That's quite a good perspective there. You’re a global head of application security. You have worked at various companies and interacted with other people. In your mind, if you were to list three things that make software security challenging, what are those things?
The hardest one is people and changing behavior. We all talk about things. You can use tooling as best as you can, but you need to change behaviors. I'll say it from a perspective of a larger company but it could be across the board. In our case, it’s grants, regions and functions because it's money too. When the money comes in, somebody wants to build right away. If you're strapped with using other outsourced vendors or whatever, you've got that other challenge, so it’s standardizing and creating behaviors.
Organizational change management is a big thing, at least in our space. You have to start breaking down the silos and collaborating better. It also inculcates that old agile thinking which is training. Agile goes across even project management and change management. If you don't look at it that way, you will end up looking at fully tooling. You're assuming that the tool will do something for you magically, which will not. To me, people are the hardest. I'm just summarizing but we can talk at length about that.
We all speak in different ways. Creating communities within your organization includes business people so that they understand ops, dev and so on. We share ideas. Let’s say a security person sits with their business folks and you understand the business thing, a day in the life sort of thing. You're creating this community and in the end, they ended up being champions for you anyway because they are cascading the ideas of why we do the things we do. It’s almost like shifting. That way, we’re creating that awareness.
I agree on people being an important part of it. That's why in our book, the first chapter of The Purple Book of Software Security are people, culture and organization. We believe that's where the whole thing starts. The process is done and managed by people, and technologies are then used by people. I agree that people are such an important part of this whole story. You said that's the challenging part. If you were to list three things that can help overcome people's challenges, what would those be?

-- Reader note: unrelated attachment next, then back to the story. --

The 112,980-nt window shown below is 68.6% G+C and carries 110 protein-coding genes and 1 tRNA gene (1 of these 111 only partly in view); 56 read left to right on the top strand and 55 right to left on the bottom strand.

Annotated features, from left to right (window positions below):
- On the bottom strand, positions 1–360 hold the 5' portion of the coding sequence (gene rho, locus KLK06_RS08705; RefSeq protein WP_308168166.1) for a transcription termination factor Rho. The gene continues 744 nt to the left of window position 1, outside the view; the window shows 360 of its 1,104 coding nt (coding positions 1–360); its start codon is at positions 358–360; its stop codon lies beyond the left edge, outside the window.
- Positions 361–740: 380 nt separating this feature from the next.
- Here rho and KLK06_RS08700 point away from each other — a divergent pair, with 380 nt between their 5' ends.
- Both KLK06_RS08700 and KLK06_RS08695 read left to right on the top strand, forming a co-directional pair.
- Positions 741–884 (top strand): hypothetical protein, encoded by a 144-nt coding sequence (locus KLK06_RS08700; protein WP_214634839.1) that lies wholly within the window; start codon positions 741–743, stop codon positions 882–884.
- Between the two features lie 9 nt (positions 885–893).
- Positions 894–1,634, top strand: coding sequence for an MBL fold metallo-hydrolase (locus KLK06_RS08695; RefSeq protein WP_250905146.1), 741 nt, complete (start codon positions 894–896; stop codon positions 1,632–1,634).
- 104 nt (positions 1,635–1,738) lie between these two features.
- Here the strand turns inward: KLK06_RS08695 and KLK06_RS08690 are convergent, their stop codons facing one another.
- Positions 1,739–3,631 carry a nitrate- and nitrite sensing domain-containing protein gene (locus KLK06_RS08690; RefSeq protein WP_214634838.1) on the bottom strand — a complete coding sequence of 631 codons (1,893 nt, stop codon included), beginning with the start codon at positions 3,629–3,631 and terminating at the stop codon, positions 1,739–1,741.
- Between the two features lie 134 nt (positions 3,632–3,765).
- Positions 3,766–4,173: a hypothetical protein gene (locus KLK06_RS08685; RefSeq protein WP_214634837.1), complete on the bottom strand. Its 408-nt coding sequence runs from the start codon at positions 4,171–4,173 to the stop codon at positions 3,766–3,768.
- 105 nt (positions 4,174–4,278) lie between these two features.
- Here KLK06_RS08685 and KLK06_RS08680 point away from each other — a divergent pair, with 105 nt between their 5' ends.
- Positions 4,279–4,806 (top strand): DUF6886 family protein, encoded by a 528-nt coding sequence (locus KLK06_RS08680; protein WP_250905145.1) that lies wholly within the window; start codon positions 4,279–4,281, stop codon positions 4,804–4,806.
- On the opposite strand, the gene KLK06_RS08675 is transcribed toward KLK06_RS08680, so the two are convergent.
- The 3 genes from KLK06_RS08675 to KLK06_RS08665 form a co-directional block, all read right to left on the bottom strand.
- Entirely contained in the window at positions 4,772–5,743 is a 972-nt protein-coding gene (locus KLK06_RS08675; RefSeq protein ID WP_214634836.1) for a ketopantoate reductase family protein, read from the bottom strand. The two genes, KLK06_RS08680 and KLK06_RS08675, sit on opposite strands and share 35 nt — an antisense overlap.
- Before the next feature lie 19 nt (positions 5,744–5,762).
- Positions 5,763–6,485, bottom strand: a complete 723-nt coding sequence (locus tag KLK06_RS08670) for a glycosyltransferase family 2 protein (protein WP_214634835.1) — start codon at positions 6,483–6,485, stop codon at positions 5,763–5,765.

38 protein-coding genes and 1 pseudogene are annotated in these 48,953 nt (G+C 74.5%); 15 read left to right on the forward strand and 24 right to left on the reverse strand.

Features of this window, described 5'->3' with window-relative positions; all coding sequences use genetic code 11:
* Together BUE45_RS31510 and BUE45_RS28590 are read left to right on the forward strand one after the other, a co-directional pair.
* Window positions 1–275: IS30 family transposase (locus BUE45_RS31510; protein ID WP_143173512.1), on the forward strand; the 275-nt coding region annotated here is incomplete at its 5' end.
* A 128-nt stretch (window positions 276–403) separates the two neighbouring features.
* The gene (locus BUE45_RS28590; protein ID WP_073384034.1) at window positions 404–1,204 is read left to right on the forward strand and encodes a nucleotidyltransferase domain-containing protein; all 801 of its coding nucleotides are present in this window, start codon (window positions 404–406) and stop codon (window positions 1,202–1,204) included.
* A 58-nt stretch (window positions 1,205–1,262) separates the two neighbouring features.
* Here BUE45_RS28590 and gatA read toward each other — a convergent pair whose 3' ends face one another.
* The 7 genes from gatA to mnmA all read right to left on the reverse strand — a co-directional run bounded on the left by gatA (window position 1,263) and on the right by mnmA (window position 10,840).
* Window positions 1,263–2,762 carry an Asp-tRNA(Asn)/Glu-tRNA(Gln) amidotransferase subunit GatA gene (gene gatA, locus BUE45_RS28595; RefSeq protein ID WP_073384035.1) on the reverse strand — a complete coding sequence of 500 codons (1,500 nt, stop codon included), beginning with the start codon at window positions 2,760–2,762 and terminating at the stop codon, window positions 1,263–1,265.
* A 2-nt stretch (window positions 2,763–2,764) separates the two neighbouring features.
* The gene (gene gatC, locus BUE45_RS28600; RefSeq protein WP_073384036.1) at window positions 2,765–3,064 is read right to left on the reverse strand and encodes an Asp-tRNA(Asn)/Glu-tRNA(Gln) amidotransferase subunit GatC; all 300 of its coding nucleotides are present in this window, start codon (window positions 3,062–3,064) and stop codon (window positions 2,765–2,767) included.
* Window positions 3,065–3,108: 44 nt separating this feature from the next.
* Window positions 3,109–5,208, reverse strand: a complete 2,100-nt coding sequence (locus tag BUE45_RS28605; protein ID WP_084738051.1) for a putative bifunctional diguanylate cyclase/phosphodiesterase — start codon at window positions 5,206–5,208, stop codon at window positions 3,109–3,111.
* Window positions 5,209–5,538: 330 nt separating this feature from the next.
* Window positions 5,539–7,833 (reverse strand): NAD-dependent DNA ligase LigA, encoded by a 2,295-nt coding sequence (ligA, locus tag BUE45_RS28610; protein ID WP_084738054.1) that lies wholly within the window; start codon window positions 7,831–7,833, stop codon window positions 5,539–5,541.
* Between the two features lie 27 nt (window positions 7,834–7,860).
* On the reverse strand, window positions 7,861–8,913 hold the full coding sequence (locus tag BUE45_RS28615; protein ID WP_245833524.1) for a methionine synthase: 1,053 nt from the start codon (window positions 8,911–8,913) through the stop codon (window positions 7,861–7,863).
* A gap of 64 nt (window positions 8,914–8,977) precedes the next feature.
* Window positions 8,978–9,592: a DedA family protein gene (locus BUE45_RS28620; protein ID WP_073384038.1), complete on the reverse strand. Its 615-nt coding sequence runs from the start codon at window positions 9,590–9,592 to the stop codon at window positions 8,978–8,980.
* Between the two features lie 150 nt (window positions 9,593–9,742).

It's awareness. The way you build awareness is by creating security communities, if anything, to cascade. It's one of the hardest things. Usually, there's friction, even though you shift left and all that. Each development will have certain priorities and all that stuff in terms of speed. Even though you shift left, you still need to create that empathy of people understanding why we need to do these things because otherwise, we only react when it's too late. Community is a big thing. We are trying to introduce that. The security person as part of that governance must sit together with business folks and spend time with them to understand the business much better. At the same time, they sit with us and they can understand why they do the things they do in business language. This way, it improves business technical things. Similarly, there are business dev, security dev ops, so on and so forth. That’s one aspect.
The overall organizational change management is the leadership thing. Leadership must agree that this is the way we will change behaviors as a company. If you do it at a lower level, you will keep talking and try to do something but then, business has other priorities which are not necessarily covered. You need the organization to change behavior to even transform to a new way of doing things at speed and all that. If it comes from the top and you got that buy-in, start changing things. Their own way of doing change management, for example. The big thing is organizational change.
I’ll give you 2 or 3 examples but I’ll say maybe change management. When we go through committees and the board, that thing takes forever. In the meantime, developers are stuck or our methods of security vulnerabilities go through something and somebody has to approve it and all that. You can automate but you still have to have ways of doing it. Make the change, log it and move forward. With the most critical, you probably need to have some form of approval. That behavior change is odd. That’s the organizational policy and then there are things in between that.
If you don’t have proper policies in space, you will always be talking at such a high level no one could relate to.
Policies should be set in place. Policies for everything, including what can or cannot go into the cloud, for example. If you don’t have that, you will always be talking at such a high level. You have to have it written down. Our ideas from the book, they’re ideas but then we had to write it down, stuff like that. Each group, whether they’re large multinational, you’re in product development, you’re a startup or different, will have its own idiosyncrasies. That's what I like. It's our stories of how we can get about it and the shared vision.